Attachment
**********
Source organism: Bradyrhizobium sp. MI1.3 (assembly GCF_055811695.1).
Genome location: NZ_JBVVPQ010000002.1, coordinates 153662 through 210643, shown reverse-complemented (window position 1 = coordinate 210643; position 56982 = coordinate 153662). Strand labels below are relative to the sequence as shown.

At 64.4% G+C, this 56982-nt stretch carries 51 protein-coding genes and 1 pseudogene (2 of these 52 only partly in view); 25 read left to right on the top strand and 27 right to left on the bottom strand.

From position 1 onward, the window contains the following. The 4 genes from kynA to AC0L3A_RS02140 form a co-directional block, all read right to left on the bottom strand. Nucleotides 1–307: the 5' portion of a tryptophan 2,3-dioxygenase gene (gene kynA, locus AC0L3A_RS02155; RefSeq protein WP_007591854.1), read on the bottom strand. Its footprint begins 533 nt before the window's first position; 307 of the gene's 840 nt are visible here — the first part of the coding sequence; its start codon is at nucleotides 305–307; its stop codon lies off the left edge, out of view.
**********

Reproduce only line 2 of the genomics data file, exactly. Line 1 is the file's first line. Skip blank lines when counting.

Genome location: NZ_JBVVPQ010000002.1, coordinates 153662 through 210643, shown reverse-complemented (window position 1 = coordinate 210643; position 56982 = coordinate 153662). Strand labels below are relative to the sequence as shown.